Once upon a time in a small Italian village, nothing happened.

It was a morning like any other – yet that was precisely the point of me being there.

The empty streets. The tranquil canals. The first light of day, hitting the village’s colorful houses. There was no need for anything to happen. Being there was enough.

That morning, I took the 4:30 am ferry to Burano, a tiny island tucked away in the Lagoon of Venice, and when I arrived it was still dark.

I set up my camera on a bridge where lovers go during the day, and I stayed in the same spot for three hours, watching the night sky slowly give way to the rising sun.

Mornings like these make my creative heart sing.

As a photographer, my mission is to capture moments of stillness in the rush of life.

As an autistic person, these are also the moments I feel most at ease. It’s when I can take in the world at my own pace, rather than feeling rushed by it.

The two are inextricably linked.

There is a wonderful word for autism in Māori (the language used by the indigenous population of mainland New Zealand) and it’s ‘Takiwātanga’, which translates as “my own time and space”.

That’s exactly what the act of photography – or any other creative pursuit – can help create for an autistic person: a cocoon in time and space where our self-awareness dissolves, and where we can fully immerse ourselves in the present moment without having to worry about what others think of us.

It’s hard to put into words how liberating this feeling can be.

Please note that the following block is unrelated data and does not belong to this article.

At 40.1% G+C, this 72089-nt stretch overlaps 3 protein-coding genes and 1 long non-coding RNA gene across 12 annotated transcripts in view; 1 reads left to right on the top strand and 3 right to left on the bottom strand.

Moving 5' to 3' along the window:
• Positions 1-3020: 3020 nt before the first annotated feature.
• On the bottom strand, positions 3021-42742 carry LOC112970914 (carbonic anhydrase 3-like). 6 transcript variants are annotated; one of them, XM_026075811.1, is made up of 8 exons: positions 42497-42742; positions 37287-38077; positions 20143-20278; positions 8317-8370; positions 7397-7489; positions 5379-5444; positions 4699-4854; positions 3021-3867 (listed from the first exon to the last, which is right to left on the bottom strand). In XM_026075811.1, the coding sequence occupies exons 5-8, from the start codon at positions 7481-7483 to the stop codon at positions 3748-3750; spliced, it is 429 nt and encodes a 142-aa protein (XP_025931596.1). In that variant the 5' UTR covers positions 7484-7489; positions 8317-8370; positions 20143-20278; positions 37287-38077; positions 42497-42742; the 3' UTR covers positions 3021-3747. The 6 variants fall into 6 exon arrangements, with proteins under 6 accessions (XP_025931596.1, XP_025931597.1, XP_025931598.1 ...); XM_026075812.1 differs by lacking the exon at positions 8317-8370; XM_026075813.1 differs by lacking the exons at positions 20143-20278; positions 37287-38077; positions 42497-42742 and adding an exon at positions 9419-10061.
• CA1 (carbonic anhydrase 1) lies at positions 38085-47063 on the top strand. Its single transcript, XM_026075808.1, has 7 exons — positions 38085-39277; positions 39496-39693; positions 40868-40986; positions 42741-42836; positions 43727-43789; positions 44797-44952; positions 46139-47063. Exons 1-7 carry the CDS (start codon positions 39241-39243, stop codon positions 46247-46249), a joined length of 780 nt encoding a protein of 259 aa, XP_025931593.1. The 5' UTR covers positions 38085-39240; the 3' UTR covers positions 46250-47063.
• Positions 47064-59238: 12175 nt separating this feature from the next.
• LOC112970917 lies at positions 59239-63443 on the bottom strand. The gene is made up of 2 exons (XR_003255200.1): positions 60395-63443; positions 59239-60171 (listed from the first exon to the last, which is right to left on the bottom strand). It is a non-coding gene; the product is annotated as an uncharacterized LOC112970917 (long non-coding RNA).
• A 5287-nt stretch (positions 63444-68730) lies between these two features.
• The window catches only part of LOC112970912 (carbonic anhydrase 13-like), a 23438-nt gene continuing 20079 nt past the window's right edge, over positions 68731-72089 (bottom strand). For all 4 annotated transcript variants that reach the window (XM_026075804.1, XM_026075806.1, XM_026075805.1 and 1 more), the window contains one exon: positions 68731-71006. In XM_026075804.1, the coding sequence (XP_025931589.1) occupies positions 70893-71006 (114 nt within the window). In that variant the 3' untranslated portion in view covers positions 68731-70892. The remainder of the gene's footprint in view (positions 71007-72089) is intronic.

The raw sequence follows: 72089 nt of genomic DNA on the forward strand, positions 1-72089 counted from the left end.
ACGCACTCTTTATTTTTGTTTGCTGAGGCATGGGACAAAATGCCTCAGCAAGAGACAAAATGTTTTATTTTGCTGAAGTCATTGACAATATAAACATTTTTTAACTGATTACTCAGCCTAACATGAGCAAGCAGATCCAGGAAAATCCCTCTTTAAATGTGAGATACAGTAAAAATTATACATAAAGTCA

Of course it is a feeling that is not reserved for autistic people; it resembles what renowned Hungarian-American psychologist Mihaly Csikszentmihalyi described as ‘flow state’ (his book ‘Flow’ is a must-read).

But for autistic people, the ability to express ourselves in our own time, space and modality is arguably one of the most vital psychological needs.

It relieves us of the tension to conform to external pressures. It allows us to find our own kind of beauty and temporarily transcend our limitations, fostering a sense of self-acceptance that is otherwise so often lacking.

I am typically alone in these moments, as I was that morning standing on a bridge in Burano with my camera, but it’s the full immersion in a creative pursuit that keeps loneliness at bay.

In fact, it is in these moments that I feel most connected to the universe, because there is no ‘me’ or ‘them’. There’s just a profound sense of unity.

I sometimes wish I could carry over that same feeling back into the world when I’m with others. I’m still trying.

Paradoxically, perhaps it’s through creative expression in our own time and space that we can learn to find deeper connection to others.

I like to think that may be true.

And if it isn’t, it still was a beautiful morning in Burano.

Nothing happened – but for a moment, everything felt right.

This photo, “Life in technicolor”, is available for print in a variety of sizes. To receive more stories like this in your mailbox, please subscribe to my newsletter.